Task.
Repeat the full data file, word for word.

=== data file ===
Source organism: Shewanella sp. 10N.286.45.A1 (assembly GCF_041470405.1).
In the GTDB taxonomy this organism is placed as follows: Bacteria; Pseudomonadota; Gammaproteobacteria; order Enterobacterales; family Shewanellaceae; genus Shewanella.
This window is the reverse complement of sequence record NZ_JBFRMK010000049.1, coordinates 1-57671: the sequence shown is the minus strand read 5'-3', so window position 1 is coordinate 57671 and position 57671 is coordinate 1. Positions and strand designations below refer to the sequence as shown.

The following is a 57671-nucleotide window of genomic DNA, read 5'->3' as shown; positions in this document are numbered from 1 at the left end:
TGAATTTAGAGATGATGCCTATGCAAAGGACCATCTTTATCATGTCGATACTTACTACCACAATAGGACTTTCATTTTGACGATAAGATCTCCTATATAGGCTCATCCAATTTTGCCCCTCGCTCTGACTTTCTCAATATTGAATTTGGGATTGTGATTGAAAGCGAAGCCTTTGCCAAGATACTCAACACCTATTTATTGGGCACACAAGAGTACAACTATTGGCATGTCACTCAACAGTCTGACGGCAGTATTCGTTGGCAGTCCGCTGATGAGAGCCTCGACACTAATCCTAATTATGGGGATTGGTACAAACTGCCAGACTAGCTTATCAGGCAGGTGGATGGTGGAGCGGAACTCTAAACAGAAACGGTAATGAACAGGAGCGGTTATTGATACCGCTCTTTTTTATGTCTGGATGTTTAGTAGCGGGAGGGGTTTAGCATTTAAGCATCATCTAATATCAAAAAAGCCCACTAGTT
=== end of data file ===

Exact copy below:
Source organism: Shewanella sp. 10N.286.45.A1 (assembly GCF_041470405.1).
In the GTDB taxonomy this organism is placed as follows: Bacteria; Pseudomonadota; Gammaproteobacteria; order Enterobacterales; family Shewanellaceae; genus Shewanella.
This window is the reverse complement of sequence record NZ_JBFRMK010000049.1, coordinates 1-57671: the sequence shown is the minus strand read 5'-3', so window position 1 is coordinate 57671 and position 57671 is coordinate 1. Positions and strand designations below refer to the sequence as shown.

The following is a 57671-nucleotide window of genomic DNA, read 5'->3' as shown; positions in this document are numbered from 1 at the left end:
TGAATTTAGAGATGATGCCTATGCAAAGGACCATCTTTATCATGTCGATACTTACTACCACAATAGGACTTTCATTTTGACGATAAGATCTCCTATATAGGCTCATCCAATTTTGCCCCTCGCTCTGACTTTCTCAATATTGAATTTGGGATTGTGATTGAAAGCGAAGCCTTTGCCAAGATACTCAACACCTATTTATTGGGCACACAAGAGTACAACTATTGGCATGTCACTCAACAGTCTGACGGCAGTATTCGTTGGCAGTCCGCTGATGAGAGCCTCGACACTAATCCTAATTATGGGGATTGGTACAAACTGCCAGACTAGCTTATCAGGCAGGTGGATGGTGGAGCGGAACTCTAAACAGAAACGGTAATGAACAGGAGCGGTTATTGATACCGCTCTTTTTTATGTCTGGATGTTTAGTAGCGGGAGGGGTTTAGCATTTAAGCATCATCTAATATCAAAAAAGCCCACTAGTT